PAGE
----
Leisure Features

Hooked on Books: 8.26.20

Too Much and Never Enough: How My Family Created The World’s Most Dangerous Man by Mary L. Trump and The Room Where It Happened: A White House Memoir by John Bolton
Let’s start with Bolton’s book. I’ve never been a fan of the guy and managed to only get through 35%, according to my Kindle. It was painful. Yes, John, you are smart, and Trump is not. I have summarized the book for you. Mary Trump’s book was far more interesting, though I must say I kept thinking about F. Scott Fitzgerald’s comment to Ernest Hemingway that “The rich are different from you and me.” Unlike Hemingway, I don’t think it is all about the money. Trump’s father had high expectations for his son, and Donald did what he needed to meet those expectations—including lying, cheating and bullying. Mary Trump’s book is ultimately a sad memoir about a dysfunctional family. It should make you happy that your last name isn’t Trump.

The Cold Vanish: Seeking the Missing in North America’s Wildlands by Jon Billman 
This book did everything to reinforce my view that nature is scary! Billman, a former wildland firefighter and teacher, explores people who vanish into the wilderness without a trace. One minute, they are hiking along a trail, and the next minute, they’re GONE. So where do they go? What happens to them? Billman focuses on the disappearance of Jacob Gray, who heads into Olympic National Park and disappears. Billman weaves in interesting details about other missing people, Bigfoot believers, clairvoyants who really aren’t, and a bunch of other fascinating information you didn’t know you needed. Read it, but wait until after your hike.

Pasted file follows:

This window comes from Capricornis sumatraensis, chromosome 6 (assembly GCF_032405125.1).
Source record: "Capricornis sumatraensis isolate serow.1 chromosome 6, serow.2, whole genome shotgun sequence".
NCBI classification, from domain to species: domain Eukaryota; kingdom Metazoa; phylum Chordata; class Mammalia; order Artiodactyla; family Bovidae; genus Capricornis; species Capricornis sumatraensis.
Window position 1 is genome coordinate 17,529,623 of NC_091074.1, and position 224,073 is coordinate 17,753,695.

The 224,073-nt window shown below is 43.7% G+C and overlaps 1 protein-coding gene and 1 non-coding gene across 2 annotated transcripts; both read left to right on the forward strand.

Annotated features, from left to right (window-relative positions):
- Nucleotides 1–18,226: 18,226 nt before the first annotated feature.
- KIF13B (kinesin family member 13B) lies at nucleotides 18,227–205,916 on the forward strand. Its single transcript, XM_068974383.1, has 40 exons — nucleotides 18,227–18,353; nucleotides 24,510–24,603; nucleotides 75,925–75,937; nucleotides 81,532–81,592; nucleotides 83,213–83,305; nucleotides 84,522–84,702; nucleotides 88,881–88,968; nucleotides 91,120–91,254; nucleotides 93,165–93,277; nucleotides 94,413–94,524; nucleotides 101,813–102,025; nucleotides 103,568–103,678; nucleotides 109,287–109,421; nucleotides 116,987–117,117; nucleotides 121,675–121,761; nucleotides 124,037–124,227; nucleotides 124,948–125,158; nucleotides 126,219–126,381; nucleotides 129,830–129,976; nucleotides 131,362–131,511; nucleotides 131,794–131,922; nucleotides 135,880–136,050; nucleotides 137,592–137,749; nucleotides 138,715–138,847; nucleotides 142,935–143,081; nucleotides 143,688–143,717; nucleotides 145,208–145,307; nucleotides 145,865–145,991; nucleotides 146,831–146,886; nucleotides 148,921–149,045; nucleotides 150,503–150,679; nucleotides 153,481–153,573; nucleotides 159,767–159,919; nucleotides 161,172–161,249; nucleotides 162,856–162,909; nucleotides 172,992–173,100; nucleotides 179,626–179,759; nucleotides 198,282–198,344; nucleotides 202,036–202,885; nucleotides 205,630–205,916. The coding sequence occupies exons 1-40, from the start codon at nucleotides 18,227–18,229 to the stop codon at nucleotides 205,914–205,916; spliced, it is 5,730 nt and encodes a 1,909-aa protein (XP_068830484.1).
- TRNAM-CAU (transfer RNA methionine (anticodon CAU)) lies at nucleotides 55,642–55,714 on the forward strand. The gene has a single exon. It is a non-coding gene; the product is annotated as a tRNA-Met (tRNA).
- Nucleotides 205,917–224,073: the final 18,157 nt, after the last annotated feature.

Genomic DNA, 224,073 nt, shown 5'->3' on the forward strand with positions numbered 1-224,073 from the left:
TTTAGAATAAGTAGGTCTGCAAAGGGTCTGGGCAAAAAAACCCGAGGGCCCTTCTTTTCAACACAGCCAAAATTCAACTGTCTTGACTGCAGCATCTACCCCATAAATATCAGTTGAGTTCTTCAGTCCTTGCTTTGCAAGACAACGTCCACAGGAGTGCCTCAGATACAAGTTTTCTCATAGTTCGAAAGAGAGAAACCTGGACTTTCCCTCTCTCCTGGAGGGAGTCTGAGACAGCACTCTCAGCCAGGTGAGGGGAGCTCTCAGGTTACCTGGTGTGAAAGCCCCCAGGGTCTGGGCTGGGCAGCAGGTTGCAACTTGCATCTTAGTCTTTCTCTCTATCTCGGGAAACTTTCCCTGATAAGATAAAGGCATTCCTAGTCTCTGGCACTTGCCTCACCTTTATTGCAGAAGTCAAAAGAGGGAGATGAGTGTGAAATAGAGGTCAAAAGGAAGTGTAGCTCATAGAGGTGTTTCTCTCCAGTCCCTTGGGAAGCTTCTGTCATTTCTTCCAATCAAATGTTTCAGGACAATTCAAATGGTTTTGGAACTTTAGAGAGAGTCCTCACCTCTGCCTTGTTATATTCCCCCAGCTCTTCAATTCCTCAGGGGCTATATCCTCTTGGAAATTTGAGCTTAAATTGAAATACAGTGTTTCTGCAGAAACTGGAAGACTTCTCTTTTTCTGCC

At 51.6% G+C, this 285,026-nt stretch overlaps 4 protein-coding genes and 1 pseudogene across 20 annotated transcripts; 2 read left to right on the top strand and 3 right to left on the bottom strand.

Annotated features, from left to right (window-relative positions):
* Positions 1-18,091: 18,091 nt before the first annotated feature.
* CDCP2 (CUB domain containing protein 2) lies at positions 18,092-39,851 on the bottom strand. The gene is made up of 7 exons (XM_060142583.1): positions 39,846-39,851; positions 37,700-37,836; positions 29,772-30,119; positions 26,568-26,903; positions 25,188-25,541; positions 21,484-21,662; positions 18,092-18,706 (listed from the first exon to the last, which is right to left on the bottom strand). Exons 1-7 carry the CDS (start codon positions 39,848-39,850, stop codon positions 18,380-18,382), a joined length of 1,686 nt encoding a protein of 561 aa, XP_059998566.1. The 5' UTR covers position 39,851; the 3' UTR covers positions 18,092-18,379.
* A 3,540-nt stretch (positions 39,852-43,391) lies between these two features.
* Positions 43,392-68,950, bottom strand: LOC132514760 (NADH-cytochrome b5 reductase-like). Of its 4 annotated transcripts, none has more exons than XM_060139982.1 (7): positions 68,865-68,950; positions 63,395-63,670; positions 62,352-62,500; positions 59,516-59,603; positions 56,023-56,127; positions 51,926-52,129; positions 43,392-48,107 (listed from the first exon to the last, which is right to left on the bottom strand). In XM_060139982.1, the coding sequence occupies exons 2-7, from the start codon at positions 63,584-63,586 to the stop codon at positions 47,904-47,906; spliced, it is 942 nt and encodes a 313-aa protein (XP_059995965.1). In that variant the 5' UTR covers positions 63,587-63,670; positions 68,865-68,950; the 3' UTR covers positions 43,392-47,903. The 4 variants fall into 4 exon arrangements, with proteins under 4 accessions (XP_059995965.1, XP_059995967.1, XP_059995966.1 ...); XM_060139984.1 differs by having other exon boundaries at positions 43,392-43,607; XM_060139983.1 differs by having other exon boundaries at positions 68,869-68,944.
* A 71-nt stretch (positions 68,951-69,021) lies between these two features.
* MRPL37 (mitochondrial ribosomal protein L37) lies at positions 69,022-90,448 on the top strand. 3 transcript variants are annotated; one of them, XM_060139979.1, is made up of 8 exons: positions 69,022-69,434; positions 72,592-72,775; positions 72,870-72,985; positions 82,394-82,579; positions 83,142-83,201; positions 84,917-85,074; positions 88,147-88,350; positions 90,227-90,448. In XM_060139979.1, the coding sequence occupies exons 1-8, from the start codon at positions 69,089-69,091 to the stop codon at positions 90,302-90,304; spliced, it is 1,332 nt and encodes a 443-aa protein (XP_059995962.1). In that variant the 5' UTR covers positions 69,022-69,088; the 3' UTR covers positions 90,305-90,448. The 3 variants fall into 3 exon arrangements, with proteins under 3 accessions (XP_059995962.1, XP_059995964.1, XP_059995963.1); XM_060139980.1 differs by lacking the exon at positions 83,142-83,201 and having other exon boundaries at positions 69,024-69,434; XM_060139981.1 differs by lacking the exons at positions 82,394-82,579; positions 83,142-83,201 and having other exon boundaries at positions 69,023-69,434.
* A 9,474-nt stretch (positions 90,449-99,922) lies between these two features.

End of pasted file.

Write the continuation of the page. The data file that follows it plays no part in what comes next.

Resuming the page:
Cleo McDougal Regrets Nothing by Allison Winn Scotch 
How would people from your past describe you? What if they wrote an op-ed about you? Especially those who knew you as a teenager? Yeah, maybe not such a great idea. A sitting Senator is thinking about a run for the presidency when a former friend decides the senator is the reason her life is in shambles. This book is not your typical “chick lit,” as Cleo apologizes for nothing she did or does. Maybe that’s why I liked it so much.

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